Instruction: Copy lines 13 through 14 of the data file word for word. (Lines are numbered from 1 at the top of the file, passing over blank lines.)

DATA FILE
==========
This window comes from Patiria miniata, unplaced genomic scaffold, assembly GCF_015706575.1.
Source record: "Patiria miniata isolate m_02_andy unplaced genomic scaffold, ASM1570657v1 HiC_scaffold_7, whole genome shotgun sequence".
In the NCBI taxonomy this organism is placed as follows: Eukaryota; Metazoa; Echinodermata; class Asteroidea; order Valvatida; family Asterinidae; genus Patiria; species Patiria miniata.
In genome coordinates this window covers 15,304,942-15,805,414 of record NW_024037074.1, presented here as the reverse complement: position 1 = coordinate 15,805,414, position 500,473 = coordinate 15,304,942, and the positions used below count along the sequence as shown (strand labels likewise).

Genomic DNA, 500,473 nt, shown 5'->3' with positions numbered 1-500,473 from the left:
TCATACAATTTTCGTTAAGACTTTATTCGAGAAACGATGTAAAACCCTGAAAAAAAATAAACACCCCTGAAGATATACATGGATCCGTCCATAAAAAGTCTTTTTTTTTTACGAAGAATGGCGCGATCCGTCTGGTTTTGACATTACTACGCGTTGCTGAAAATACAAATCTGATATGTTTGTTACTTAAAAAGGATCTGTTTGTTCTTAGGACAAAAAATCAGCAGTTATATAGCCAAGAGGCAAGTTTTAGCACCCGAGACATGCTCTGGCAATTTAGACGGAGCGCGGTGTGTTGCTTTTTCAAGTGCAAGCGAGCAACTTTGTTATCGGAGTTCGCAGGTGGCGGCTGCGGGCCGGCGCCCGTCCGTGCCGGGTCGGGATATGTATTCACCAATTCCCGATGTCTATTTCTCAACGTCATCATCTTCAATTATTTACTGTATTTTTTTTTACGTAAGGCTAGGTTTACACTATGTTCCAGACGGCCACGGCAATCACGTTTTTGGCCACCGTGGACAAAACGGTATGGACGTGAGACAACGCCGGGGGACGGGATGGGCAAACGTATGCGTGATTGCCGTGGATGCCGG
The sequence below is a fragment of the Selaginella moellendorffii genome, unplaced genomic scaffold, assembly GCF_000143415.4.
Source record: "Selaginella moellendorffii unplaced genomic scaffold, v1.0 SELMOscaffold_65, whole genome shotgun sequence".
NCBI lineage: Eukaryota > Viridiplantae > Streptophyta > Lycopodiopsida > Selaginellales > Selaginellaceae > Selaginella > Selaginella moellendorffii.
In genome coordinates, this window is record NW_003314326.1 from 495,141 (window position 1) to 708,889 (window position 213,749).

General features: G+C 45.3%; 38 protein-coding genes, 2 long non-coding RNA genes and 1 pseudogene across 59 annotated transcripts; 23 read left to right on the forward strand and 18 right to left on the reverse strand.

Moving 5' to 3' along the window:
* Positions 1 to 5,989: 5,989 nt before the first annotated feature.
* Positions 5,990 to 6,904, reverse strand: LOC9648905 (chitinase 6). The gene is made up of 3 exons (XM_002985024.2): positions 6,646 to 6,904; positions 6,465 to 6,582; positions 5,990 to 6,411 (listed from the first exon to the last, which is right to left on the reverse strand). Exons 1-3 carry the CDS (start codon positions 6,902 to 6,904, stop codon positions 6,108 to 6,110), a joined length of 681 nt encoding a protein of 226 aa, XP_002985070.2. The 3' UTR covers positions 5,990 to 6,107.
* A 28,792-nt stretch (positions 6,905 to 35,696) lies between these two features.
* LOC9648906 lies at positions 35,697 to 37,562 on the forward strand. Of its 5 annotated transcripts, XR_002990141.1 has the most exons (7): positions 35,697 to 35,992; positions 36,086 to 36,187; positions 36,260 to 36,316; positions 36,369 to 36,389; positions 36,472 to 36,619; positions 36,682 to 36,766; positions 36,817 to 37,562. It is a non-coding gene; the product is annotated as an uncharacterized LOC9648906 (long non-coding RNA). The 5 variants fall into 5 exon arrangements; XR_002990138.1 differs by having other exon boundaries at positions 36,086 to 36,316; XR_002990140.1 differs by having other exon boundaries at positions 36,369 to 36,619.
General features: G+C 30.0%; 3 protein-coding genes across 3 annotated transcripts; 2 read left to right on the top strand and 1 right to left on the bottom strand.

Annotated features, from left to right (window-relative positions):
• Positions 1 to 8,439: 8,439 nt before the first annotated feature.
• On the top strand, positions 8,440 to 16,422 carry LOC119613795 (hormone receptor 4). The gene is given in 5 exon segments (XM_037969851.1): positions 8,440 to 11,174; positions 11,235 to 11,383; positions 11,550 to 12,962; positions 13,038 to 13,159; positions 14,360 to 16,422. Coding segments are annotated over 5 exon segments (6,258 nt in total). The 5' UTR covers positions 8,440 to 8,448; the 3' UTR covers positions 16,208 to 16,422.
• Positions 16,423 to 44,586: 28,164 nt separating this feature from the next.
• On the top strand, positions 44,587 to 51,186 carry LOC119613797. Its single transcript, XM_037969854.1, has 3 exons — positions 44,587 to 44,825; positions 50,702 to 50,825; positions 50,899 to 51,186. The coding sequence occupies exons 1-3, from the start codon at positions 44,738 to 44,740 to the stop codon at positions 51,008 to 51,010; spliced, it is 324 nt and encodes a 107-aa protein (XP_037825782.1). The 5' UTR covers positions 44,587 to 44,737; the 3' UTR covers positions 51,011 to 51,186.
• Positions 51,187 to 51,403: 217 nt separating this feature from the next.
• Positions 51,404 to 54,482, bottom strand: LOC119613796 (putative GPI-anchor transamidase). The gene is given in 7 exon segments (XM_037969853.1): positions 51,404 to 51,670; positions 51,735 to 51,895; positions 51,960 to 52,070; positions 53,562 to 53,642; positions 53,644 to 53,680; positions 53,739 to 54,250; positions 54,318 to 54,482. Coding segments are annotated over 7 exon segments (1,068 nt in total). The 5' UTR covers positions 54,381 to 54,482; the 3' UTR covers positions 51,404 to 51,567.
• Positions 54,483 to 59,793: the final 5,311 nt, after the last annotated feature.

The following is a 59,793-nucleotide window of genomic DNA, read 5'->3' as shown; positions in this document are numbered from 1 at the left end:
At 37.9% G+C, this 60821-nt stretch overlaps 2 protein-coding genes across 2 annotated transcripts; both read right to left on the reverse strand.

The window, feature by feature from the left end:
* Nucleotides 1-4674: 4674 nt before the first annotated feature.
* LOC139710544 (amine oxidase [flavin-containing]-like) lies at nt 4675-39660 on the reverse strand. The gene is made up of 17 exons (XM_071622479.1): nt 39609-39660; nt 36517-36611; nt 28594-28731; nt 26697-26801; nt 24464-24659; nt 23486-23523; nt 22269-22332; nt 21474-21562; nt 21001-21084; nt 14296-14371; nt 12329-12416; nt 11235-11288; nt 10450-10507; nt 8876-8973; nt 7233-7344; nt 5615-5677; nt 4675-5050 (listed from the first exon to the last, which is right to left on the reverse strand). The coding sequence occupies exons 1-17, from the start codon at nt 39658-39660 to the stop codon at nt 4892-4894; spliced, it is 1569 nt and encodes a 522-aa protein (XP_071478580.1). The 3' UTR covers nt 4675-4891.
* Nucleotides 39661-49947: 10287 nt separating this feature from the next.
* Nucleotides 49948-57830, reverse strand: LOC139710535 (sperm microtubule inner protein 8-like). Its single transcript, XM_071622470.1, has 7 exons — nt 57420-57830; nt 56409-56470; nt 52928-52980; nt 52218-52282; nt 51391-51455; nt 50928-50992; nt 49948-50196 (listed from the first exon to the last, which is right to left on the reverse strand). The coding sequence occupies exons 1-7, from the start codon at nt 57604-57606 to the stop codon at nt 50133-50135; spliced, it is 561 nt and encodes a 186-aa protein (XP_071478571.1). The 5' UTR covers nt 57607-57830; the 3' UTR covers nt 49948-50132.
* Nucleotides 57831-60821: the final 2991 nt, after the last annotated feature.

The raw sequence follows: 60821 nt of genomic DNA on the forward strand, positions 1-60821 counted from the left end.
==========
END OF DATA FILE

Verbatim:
* Positions 1 to 5,989: 5,989 nt before the first annotated feature.
* Positions 5,990 to 6,904, reverse strand: LOC9648905 (chitinase 6). The gene is made up of 3 exons (XM_002985024.2): positions 6,646 to 6,904; positions 6,465 to 6,582; positions 5,990 to 6,411 (listed from the first exon to the last, which is right to left on the reverse strand). Exons 1-3 carry the CDS (start codon positions 6,902 to 6,904, stop codon positions 6,108 to 6,110), a joined length of 681 nt encoding a protein of 226 aa, XP_002985070.2. The 3' UTR covers positions 5,990 to 6,107.